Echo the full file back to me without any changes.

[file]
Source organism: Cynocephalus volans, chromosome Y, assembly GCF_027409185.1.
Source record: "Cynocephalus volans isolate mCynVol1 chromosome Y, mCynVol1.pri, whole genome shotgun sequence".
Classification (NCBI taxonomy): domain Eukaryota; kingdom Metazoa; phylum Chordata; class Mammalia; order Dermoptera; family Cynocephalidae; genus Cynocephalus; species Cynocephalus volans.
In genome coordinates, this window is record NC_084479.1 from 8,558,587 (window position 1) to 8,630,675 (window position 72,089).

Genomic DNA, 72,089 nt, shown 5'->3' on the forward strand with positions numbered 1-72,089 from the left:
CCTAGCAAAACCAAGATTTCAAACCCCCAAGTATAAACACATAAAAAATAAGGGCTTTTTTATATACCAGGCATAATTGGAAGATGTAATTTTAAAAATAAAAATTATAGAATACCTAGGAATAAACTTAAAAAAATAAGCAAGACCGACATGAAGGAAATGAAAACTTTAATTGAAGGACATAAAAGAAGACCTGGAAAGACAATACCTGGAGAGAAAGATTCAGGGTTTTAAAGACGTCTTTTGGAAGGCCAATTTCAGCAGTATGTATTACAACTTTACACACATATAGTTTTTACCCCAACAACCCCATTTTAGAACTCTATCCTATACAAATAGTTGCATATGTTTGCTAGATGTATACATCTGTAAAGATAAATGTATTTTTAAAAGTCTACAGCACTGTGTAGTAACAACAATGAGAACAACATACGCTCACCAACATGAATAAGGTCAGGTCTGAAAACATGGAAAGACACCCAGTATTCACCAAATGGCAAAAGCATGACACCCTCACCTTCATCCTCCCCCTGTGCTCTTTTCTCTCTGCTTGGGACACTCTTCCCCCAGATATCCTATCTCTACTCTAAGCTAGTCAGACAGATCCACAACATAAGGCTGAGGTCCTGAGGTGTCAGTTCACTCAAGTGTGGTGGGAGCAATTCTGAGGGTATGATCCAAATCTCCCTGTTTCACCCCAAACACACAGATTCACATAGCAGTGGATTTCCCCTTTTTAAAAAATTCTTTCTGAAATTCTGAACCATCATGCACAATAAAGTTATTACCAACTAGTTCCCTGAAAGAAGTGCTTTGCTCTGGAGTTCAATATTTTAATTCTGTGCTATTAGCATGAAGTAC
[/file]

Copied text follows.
Source organism: Cynocephalus volans, chromosome Y, assembly GCF_027409185.1.
Source record: "Cynocephalus volans isolate mCynVol1 chromosome Y, mCynVol1.pri, whole genome shotgun sequence".
Classification (NCBI taxonomy): domain Eukaryota; kingdom Metazoa; phylum Chordata; class Mammalia; order Dermoptera; family Cynocephalidae; genus Cynocephalus; species Cynocephalus volans.
In genome coordinates, this window is record NC_084479.1 from 8,558,587 (window position 1) to 8,630,675 (window position 72,089).

Genomic DNA, 72,089 nt, shown 5'->3' on the forward strand with positions numbered 1-72,089 from the left:
CCTAGCAAAACCAAGATTTCAAACCCCCAAGTATAAACACATAAAAAATAAGGGCTTTTTTATATACCAGGCATAATTGGAAGATGTAATTTTAAAAATAAAAATTATAGAATACCTAGGAATAAACTTAAAAAAATAAGCAAGACCGACATGAAGGAAATGAAAACTTTAATTGAAGGACATAAAAGAAGACCTGGAAAGACAATACCTGGAGAGAAAGATTCAGGGTTTTAAAGACGTCTTTTGGAAGGCCAATTTCAGCAGTATGTATTACAACTTTACACACATATAGTTTTTACCCCAACAACCCCATTTTAGAACTCTATCCTATACAAATAGTTGCATATGTTTGCTAGATGTATACATCTGTAAAGATAAATGTATTTTTAAAAGTCTACAGCACTGTGTAGTAACAACAATGAGAACAACATACGCTCACCAACATGAATAAGGTCAGGTCTGAAAACATGGAAAGACACCCAGTATTCACCAAATGGCAAAAGCATGACACCCTCACCTTCATCCTCCCCCTGTGCTCTTTTCTCTCTGCTTGGGACACTCTTCCCCCAGATATCCTATCTCTACTCTAAGCTAGTCAGACAGATCCACAACATAAGGCTGAGGTCCTGAGGTGTCAGTTCACTCAAGTGTGGTGGGAGCAATTCTGAGGGTATGATCCAAATCTCCCTGTTTCACCCCAAACACACAGATTCACATAGCAGTGGATTTCCCCTTTTTAAAAAATTCTTTCTGAAATTCTGAACCATCATGCACAATAAAGTTATTACCAACTAGTTCCCTGAAAGAAGTGCTTTGCTCTGGAGTTCAATATTTTAATTCTGTGCTATTAGCATGAAGTAC